December 27, 2022
by Rochelle Melander
Does your life ever feel—boring? Like you’ve settled into routines and habits and rarely try anything new. Life feels a little like the movie Groundhog Day, where nothing changes.
Traveling back in time can help us think about our passions and dreams. When Octavia Butler was ten, she started writing stories. The worlds she created in her notebooks became the basis of her world for her Patternmaster series:
“By the time I was ten I was writing, and I carried a big notebook around so that whenever I had some time I could write in it. That way, I didn’t have to be lonely. But when I wrote I wasn’t, which was probably a good reason for my continuing to write as a young kid.”
In today’s exercise, you’re going to recall what you loved when you were ten. The point is to see clues that help you find the ideas, people, and activities that stir your soul.
Ten seems to be a magic age for most of us. We’ve lived long enough for our passions to have grown and developed. Yet we are too young to be socialized out of them. Though our parents may believe that dainty girls do not play basketball or real boys don’t do art, we’re given a little freedom because we are, after all, still children.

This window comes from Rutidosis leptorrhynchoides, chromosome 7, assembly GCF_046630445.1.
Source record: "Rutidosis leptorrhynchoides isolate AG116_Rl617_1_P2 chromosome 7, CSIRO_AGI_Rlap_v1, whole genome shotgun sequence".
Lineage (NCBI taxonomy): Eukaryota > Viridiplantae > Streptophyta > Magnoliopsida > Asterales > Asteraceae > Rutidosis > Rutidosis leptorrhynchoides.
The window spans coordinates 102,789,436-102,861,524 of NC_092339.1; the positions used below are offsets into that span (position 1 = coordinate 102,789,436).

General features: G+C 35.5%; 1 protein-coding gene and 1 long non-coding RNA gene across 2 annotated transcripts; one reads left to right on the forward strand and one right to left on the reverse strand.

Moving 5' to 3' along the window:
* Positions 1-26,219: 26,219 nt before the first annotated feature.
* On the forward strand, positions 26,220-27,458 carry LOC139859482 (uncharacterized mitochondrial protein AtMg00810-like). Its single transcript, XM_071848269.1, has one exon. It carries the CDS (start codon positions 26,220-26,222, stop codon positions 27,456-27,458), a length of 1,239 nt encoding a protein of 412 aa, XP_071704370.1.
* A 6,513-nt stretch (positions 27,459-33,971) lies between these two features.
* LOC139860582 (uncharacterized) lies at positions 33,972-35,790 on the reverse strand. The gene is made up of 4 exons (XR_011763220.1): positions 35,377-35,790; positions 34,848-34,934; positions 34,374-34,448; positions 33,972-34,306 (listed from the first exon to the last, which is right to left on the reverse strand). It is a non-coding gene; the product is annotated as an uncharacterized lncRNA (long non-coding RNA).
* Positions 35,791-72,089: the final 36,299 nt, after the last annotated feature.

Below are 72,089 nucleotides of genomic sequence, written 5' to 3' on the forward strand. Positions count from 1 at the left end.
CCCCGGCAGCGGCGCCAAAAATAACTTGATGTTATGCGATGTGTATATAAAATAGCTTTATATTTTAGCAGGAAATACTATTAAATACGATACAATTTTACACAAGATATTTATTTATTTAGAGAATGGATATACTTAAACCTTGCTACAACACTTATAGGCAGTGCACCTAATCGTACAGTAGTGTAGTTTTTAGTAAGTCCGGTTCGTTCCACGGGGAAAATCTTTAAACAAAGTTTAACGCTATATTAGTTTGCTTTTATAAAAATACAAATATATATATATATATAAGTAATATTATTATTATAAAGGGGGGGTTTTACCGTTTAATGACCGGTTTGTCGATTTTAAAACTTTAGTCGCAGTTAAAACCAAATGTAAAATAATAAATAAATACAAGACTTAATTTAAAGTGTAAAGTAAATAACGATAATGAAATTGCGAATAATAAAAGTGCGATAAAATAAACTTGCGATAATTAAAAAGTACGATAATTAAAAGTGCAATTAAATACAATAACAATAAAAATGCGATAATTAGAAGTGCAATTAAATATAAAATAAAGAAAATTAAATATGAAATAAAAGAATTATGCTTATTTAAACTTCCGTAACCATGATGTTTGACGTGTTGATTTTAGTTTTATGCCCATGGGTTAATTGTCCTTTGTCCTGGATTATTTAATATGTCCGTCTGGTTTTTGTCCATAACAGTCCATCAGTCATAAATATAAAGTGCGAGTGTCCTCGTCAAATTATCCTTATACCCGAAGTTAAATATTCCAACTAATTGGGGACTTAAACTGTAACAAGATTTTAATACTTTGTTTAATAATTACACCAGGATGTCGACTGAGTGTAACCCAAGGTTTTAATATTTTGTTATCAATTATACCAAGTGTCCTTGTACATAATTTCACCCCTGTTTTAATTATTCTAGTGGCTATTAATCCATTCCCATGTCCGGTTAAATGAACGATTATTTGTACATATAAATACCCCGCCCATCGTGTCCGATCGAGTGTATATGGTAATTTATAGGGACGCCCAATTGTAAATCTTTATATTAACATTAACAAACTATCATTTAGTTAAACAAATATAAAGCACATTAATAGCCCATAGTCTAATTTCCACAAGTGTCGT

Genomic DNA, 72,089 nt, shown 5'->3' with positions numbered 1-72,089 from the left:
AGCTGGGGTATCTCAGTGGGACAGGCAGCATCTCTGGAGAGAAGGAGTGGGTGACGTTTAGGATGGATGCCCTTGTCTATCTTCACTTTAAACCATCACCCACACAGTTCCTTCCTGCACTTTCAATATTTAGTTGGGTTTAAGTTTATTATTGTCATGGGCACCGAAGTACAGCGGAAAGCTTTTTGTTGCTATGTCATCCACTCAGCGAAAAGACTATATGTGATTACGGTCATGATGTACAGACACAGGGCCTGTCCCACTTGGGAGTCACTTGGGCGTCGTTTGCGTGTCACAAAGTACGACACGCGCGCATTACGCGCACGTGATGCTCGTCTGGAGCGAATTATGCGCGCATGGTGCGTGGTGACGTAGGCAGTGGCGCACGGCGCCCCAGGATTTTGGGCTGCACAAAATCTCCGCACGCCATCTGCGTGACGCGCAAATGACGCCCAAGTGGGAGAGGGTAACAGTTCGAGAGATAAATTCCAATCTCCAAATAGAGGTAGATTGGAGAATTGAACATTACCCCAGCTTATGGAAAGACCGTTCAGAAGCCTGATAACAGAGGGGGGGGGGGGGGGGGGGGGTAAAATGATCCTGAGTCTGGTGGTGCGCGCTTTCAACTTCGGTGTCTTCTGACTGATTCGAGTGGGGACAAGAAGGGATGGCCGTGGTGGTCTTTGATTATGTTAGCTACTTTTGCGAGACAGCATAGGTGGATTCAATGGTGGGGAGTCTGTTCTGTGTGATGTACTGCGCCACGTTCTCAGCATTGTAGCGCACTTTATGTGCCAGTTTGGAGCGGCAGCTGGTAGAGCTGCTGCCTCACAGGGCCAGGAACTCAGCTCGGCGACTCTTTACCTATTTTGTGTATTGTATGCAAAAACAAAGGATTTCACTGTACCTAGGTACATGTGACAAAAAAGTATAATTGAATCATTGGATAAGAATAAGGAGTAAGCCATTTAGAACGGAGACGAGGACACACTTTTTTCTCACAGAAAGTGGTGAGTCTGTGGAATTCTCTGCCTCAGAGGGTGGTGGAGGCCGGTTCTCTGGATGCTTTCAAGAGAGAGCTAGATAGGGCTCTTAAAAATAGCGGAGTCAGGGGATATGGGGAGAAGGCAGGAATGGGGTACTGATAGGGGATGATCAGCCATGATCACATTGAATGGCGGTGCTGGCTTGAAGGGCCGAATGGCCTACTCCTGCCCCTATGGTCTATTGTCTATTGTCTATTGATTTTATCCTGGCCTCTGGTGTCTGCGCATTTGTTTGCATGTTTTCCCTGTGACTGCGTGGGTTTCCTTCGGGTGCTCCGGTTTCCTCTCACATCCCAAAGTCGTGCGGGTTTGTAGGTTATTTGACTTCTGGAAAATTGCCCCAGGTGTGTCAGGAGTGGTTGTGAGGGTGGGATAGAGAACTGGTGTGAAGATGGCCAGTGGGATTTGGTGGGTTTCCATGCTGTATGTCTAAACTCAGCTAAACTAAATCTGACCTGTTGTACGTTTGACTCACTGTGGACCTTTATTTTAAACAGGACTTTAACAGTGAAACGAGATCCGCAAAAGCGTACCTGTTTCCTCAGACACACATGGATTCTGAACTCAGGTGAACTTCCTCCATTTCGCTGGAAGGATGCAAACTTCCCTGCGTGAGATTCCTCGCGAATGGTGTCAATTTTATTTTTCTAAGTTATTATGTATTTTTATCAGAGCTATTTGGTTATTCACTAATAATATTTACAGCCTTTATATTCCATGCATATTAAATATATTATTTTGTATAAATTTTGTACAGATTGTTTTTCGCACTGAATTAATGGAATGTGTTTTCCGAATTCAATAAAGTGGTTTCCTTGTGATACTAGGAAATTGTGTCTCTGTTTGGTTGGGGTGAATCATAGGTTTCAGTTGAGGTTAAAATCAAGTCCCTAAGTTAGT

When clients come to me seeking to connect with their passions, I begin by asking them to look at themselves when they were ten. I encourage them to revisit childhood diaries and mementoes; to talk with friends, parents, and siblings; and to consider the following questions:
*How did you spend your free time?
*What did you collect?
*What could you lose hours doing?
*What sort of make-believe games did you create?
*Who were your friends?
*What did you read?
*What subjects did you love in school?
*Which ones did you despise?
*What did you get into trouble for?
*What did you keep secrets about?
Review your list—and ask:
*Is there anything on this list I’d like to explore?
*How might I do that?
I hope your dreaming brings you joy!
Today’s post is adapted from a chapter of my book A Generous Presence.